The trees in Godot and A Charlie Brown Christmas offer an alternative to the prevailing conditions; the eternal wait in the former and the overwhelming commerciality of Christmas in the latter. The tree in Godot could assist in ending the characters’ lives and agony and Schulz’s tree offers Charlie Brown a path to a better understanding of Christmas. Both trees, if recognised as such are a conduit to perhaps a better place, even a redemption. Both trees also echo Christ’s cross and crucifixion.
You could imagine Charlie Browne saying ‘Either I forget immediately or I never forget’ particular in relation to his nemesis, the kite-eating tree. The kite eating tree first appeared in April 1956 but wasn’t named until March 1965. Charlie Brown loses his kite continually to the tree. Other kids, quite understandably fly their kites elsewhere but Charlie Browne seems to have a particularly strange, slightly masochistic relationship with the tree as it eats kite after kite. Eventually Charlie Brown in frustration would bite the tree and run away when he discovers that it is illegal to bite trees and ends up sleeping not in a bin but in a carboard box.
You can also imagine Lucy appearing in a Beckett scenario, delivering ‘wisdom’ from her psychiatrist’s booth. The never-ending losing streak of Charlie Brown on the baseball mound is pure Beckett. The baseball mound in Peanuts year upon year reinforces defeat (and yet never giving up) for Charlie Brown. Every year might be ‘this year’ for Charlie Browne just as Winnie in Happy Days assures us ‘This will be a happy day’. But ‘sorrow keeps breaking in’ for both. Or Linus and Charlie Brown at their wall discussing the whys and wherefores of existence. Both Beckett and Schulz could be equally moving and bleak.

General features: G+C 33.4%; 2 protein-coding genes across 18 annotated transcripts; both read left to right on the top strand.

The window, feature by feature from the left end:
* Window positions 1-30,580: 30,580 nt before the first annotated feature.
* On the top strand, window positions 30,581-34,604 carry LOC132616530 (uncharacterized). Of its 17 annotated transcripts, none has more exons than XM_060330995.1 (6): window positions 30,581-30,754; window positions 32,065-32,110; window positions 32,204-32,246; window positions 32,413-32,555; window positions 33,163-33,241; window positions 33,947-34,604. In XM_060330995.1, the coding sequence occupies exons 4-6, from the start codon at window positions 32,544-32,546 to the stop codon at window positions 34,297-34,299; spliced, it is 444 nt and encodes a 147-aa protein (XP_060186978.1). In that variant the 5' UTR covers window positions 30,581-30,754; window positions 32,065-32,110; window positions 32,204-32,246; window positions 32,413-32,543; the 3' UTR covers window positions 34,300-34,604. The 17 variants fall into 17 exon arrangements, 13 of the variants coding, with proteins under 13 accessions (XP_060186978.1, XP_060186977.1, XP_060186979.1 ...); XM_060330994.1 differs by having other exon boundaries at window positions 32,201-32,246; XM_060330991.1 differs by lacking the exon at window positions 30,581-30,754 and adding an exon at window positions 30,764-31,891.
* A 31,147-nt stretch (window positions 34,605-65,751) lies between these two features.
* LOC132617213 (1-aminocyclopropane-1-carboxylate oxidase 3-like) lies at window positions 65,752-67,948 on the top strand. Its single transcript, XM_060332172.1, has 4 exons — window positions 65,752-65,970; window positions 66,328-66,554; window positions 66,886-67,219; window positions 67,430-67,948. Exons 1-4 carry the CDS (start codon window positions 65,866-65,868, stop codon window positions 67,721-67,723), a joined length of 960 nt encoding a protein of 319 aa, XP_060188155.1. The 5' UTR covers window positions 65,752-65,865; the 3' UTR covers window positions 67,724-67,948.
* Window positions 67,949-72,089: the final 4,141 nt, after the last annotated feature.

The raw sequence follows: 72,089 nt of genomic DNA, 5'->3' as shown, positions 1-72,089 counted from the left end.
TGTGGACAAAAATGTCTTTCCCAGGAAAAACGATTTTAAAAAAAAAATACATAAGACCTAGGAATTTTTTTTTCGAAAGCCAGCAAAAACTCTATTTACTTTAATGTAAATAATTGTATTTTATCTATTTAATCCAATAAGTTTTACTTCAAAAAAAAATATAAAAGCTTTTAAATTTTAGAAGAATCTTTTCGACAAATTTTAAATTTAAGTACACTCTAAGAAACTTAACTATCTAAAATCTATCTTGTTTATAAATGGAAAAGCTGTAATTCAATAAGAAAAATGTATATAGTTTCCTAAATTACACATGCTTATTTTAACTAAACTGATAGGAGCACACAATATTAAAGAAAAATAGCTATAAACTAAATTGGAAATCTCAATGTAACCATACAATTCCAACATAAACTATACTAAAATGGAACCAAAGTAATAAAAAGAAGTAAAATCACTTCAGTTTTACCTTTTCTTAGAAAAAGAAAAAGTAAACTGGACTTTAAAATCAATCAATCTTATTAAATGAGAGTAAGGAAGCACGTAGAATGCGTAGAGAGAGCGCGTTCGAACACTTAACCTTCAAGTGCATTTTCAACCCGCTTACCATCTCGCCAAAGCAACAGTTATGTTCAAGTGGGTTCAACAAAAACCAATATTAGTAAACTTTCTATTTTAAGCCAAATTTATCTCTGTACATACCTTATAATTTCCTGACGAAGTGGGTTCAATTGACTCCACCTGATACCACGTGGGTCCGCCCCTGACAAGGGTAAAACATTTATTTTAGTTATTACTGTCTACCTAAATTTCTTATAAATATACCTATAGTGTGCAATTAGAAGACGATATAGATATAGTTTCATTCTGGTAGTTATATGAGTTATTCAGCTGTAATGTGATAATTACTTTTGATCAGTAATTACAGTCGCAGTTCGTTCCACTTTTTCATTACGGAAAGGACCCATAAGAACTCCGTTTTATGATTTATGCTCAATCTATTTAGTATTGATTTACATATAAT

The kite eating tree is a sign of Charlie Brown’s ineffectiveness. Objects in Peanuts often are. It could be said that Linus’s security blanket was another sign of ineffectiveness articulating his inability to deal with what the world throws at him. Though encouragingly Linus has made the best of things and can wield the blanket like a whip and fold it into various shapes. Schulz on occasion anthropomorphises objects, the school building, the kite eating tree, the baseball mound and even Linus’s blanket when he made it growl and snarl at Lucy.
There are a series of strips in the early 1960s that mimic the cold turkey of drug dependency as Linus’s Blanket Hating Grandmother (her official title/name) and Lucy try to cure his addiction to it. In the strip he is literally shaking with withdrawal and anger. Schulz didn’t try to hide that the other side of a need for security is that the need can easily become a dependency. Rerun, Linus’s brother recognised this when in looking for a role model he wonders if the neighbour’s dog (Snoopy) is allowed to be a role model for him. He explains that theoretically an older brother should be a role model but ‘the blanket business takes care of that:
In the end, Linus and all the characters in the Peanuts world are caught in a Beckettian world of never-ending insecurity, unrequitedness and ‘fail/fail better’. Though that phrase has recently become a mantra for the inspirational, it really has no positivity about it. Imagine, fail, then fail better. Forever. Think about that.
Much appreciation goes to the Arts Council of Northern Ireland who made these series of essays possible through their Artist’s Emergency Fund.